“I started asking, ‘Who is your wife? OK, come with me,’ just so we could get all of the kids, laughed while leaving the airport.
Once sufficient housing is found for this group of new arrivals, they would likely settle in the Arden-Arcade neighborhood where a significant Middle Eastern community has planted roots.
“The markets are there, the restaurants are there,” said Ortiz. “That’s where the community resides.”
On a Saturday morning later in March, most of the faculty, staff and student body at Greer Elementary were taking advantage of the weekend. But on that day a few volunteers watched as a class of young refugee children played basketball.
The Saturday School Program of the San Juan Unified School District, run by counselor Heather Berkness, offers children of refugees a chance to improve their language and social skills.
“A lot of our kids speak Arabic, Farsi and Dari, and they are just starting at the foundational basis of language,” said Berkness.
In the 2016-17 academic year, San Juan Unified School District reported that of the district’s 5,233 ESL students, 1,311 – roughly 4 percent – spoke either Arabic, Pashto, Farsi or Dari.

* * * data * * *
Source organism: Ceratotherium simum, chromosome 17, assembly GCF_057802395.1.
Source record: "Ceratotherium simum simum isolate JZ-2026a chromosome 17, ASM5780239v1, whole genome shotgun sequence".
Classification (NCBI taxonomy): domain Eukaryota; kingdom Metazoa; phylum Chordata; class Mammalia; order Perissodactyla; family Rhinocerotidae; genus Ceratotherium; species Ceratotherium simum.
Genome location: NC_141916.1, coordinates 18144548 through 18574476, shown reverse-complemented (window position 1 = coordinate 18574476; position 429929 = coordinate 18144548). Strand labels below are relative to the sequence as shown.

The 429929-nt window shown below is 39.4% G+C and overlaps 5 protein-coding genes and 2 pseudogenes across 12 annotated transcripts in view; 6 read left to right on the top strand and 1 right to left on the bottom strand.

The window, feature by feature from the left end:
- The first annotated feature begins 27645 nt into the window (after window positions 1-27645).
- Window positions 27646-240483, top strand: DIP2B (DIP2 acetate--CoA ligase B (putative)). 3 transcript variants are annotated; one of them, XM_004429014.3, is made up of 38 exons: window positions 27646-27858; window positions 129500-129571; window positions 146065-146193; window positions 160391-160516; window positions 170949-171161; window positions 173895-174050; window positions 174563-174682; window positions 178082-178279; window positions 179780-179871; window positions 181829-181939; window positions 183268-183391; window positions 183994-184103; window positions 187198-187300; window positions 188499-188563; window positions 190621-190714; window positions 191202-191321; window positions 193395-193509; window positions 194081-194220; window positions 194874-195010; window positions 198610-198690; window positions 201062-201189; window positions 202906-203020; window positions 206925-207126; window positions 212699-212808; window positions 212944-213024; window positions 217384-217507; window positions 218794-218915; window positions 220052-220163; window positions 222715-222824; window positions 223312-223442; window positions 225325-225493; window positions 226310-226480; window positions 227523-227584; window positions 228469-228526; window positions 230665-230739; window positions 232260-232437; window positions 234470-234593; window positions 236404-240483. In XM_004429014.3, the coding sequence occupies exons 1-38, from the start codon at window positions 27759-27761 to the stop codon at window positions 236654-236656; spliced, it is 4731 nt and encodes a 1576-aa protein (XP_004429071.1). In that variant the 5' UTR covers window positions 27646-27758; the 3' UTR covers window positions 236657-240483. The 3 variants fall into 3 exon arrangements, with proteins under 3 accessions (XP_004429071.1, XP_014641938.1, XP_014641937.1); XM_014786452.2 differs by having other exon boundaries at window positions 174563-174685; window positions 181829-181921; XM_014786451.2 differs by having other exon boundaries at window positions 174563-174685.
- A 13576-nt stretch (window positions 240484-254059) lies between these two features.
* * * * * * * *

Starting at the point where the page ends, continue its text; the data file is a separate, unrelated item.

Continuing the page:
“This is so exciting for them to be in a place where they’re surrounded by others doing just the same thing,” said Berkness.
Since most of the refugee community resides in Arden-Arcade, San Juan reported last year that the district had 832 students who were refugees, the largest number in all districts in the region.
The staff meets every challenge, large and small, at Saturday School. On this day a volunteer approached Berkness with a young girl wearing a hijab who was crying. She had fallen on her hand. While Berkness comforted her, the volunteer went to find someone who could speak Farsi.
Since the program takes place on weekends, Berkness said that it is difficult to find faculty and staff to teach classes for the children. As a result, volunteers – including Berkness’ mother – fill the gap.
To best serve the diverse age range of children, Saturday School emphasizes different skills for different age groups. Berkness said they ask the oldest students what they want to learn and what they think is important. The group of older students that week wanted to focus on applying for jobs and properly preparing resumès.
The adult refugees have their own version of Saturday School – though it takes place on Friday. Opening Doors offers refugees the chance to attend cultural classes to learn about American society and the Sacramento region.